Congressional Update 7/13/95

Thu, 13 Jul 1995 18:51:58 -0400

To the Preservation Community

From: Loretta Neumann, CEHP Incorporated and ACRA
Subject: Update on Interior Appropriations

This will update you on what has happened since yesterday on the 1996
funding bill for the Department of the Interior & Related Agencies (including
the Advisory Council on Historic Preservation). I'll repeat some of what I
sent before, since some people may receive this who didn't get the earlier

The House of Representatives did not complete it's work on the Interior
Appropriations bill last night. In fact, it barely got started. Conservative
Republicans, backed apparently by "Christian Right" lobbyists, opposed the
bill's consideration because of procedures contained in the rules that would
protect the National Endowments for the Arts and Humanities, which are also
included as "related agencies" in the bill. (The Endowments have not as yet
been re-authorized, and technically cannot be considered for appropriations
until the authorization legislation is enacted.)

The debate today--and I've been watching it on C-Span--has been rather
contentious--and time consuming. We cannot at this point predict when any
specific amendment will be voted on. They say they may stay in again until
midnight to complete work. The Advisory Council is in the back part of the
bill, so if it comes up tonight, it could be quite late. If you have cable
television and C-Span, you should watch some of this. It's good theater, if
rather depressing.

Below is a summary of the what we need everyone to do who supports
archaeology and historic preservation programs. We now have TWO battles--
(1) an amendment we SUPPORT by Rep. Bernard Sanders (I-Vermont) to restore
funding for the Advisory Council on Historic Preservation and
(2) an amendment we OPPOSE by Rep. Tim Hutchinson (R-Arkansas) to eliminate
funding to the National Trust for Historic Preservation.

Please understand that we are not hopeful about getting Rep. Sanders'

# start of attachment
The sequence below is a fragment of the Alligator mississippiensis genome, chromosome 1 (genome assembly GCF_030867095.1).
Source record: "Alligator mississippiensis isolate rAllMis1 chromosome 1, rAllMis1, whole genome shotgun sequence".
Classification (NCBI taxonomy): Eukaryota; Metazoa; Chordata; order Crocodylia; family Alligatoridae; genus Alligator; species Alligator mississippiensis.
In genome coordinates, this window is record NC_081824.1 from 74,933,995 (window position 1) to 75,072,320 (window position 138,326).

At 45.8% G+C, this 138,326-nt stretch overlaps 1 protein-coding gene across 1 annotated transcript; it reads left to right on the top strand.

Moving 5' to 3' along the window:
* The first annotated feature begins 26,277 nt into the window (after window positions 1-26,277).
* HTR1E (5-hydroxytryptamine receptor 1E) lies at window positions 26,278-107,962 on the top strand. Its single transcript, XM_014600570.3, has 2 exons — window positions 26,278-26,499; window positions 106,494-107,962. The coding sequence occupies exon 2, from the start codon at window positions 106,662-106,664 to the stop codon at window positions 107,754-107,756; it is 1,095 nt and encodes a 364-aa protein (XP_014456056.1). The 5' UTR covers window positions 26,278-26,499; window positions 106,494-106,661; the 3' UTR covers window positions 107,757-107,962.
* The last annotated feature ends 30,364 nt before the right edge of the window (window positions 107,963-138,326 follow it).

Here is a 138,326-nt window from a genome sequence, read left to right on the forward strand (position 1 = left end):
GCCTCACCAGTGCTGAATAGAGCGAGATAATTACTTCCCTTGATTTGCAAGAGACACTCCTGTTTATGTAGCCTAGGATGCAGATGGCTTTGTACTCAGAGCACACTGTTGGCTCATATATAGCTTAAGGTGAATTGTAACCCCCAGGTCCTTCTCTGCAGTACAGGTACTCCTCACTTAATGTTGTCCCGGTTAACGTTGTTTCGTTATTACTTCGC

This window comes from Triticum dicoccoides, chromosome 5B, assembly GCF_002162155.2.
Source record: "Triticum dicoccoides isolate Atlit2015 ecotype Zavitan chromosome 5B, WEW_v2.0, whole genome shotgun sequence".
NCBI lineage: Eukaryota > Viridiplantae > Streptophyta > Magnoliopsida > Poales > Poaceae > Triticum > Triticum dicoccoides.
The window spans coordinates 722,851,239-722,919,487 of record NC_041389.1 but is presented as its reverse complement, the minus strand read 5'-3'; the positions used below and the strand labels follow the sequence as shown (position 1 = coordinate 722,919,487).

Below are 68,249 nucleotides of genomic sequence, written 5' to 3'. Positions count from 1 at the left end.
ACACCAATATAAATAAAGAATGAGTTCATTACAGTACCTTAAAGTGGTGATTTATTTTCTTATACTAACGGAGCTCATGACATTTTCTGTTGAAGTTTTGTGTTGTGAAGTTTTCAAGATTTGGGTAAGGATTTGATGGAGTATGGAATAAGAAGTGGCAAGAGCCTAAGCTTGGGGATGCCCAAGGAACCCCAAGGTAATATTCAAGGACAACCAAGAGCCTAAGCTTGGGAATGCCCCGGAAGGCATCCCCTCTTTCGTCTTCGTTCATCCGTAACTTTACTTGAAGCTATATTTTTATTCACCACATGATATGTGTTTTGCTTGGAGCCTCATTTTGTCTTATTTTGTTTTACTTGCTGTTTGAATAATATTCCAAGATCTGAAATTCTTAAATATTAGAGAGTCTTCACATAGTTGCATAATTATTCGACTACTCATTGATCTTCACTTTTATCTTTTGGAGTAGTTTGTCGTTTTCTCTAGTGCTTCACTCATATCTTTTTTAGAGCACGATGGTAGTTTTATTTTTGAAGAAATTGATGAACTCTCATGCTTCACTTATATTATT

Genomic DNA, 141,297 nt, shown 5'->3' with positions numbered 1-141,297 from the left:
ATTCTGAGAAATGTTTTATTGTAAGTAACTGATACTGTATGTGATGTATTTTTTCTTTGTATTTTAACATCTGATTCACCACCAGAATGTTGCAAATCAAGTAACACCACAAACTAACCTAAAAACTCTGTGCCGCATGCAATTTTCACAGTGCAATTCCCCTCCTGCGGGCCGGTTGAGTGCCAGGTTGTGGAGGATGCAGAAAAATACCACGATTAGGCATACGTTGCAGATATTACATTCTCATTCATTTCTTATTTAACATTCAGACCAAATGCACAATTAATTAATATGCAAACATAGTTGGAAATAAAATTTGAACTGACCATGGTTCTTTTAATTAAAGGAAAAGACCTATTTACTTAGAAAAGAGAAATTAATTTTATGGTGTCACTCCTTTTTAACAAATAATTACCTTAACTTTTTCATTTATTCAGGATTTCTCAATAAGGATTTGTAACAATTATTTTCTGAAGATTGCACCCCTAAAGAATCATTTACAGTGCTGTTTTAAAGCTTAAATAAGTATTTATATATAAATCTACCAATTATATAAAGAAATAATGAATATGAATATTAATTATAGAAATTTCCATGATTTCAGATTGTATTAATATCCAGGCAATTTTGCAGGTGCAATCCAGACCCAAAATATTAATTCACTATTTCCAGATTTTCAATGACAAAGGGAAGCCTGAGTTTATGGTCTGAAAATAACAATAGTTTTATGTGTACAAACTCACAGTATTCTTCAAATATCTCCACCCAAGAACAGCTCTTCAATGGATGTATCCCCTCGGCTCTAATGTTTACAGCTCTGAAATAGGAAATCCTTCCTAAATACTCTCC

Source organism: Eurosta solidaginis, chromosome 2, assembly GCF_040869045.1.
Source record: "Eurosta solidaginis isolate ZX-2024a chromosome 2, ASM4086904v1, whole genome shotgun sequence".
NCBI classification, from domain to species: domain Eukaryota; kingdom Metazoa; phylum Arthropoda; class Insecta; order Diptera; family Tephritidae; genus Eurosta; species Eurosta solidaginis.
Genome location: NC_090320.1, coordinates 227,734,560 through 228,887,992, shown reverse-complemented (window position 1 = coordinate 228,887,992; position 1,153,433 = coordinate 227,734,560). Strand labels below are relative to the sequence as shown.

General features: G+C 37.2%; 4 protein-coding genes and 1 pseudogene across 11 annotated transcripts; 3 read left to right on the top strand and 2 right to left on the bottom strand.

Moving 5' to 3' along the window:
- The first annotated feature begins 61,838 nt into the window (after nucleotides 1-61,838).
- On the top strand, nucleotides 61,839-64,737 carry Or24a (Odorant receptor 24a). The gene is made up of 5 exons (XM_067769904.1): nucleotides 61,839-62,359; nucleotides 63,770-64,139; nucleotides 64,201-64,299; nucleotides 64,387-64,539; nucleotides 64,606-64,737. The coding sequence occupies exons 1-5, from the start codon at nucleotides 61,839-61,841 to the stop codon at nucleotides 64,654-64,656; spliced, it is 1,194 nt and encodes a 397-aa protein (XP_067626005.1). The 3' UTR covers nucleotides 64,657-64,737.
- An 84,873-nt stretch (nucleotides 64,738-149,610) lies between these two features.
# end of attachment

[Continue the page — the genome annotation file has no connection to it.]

amendment approved; in fact, if it looks likely that he will lose, he will
withdraw it with our blessing. But we hope to establish a record of support
for it that we can use when we go to the Senate. Our strategy is to work on
the Senate, which has tended to be more reasonable on these matters. We'll
be sending you information very soon on what you can do to help with the

This afternoon, we had a letter hand-delivered to every Member of the House
of Representatives, signed by 14 organizations. ACRA took the lead in
getting it drafted. Preservation Action and the Society for American
Archaeology helped us get it delivered. It essentially says what I have said
in this message about supporting the Sanders amendment and opposing the
Hutchinson amendment.

Nevertheless, we need your help. If you have not done so, please call your
Representative. All members of Congress can be reached through the Capitol
Switchboard at (202) 224-3121. For those of you with faxes, I will append a
list alphabetized by State of senators and representatives. These were
accurate as of June 1995; if you find that any have changed, please let me
know. PLEASE SAVE THE LIST. We cannot re-send it every time we send out an

Last but not least, don't worry about questions you may get asked when you
call. You know more than they do about archaeology and historic
preservation. You should, if possible, give a local example of what these
programs have accomplished and why they are important. But most of all, your
message is simply that you are a constituent, you care about these programs,
and your Representative has an opportunity to demonstrate his or her concern
by voting FOR the Sanders amendment and AGAINST the Hutchinson amendment.
Even if they don't vote right this time, they need to know they are being
watched by their constituents and that they are being held accountable for
their votes. Next year, after all, they have to run for re-election.

If the Member is not available, talk to the staff. If it appears that your
Representative is supportive, ask that he or she speak up on behalf of Rep.
Sanders' amendment and against Rep. Hutchinson's amendment when they are
offered on the floor.

Rep. Sanders from Vermont is planning to offer an amendment to restore the
funding for the Advisory Council on Historic Preservation. Specifically, it
would restore the Administration's request of $3.06 million for fiscal year
1996. The Appropriations Committee bill would cut the Council by two-thirds,
to $1 million, and eliminate it as a federal agency.
Note: The Council is an independent federal agency. It is composed of
federal, state, tribal and local officials and private citizens, supported by
a professional staff. It was established by the National Historic
Preservation Act to review and comment on the effects of federal undertakings
on historic properties. No other federal agency has this function. The
Council is up for reauthorization next year; to eliminate the Council now,
with no provision for how its functions will be carried out in the future,
will create havoc for what is now an effective, orderly process.

The amendment by Rep. Hutchinson from Arkansas would eliminate the grant
from the historic preservation fund for the National Trust for Historic
Preservation. The Appropriations Committee bill would have cut it in half,
from $7 million to $3.5 million.
The National Trust is a non-profit organization, chartered by Congress in
1949, that works with citizens and communities all over America to stimulate
community revitalization and economic development through historic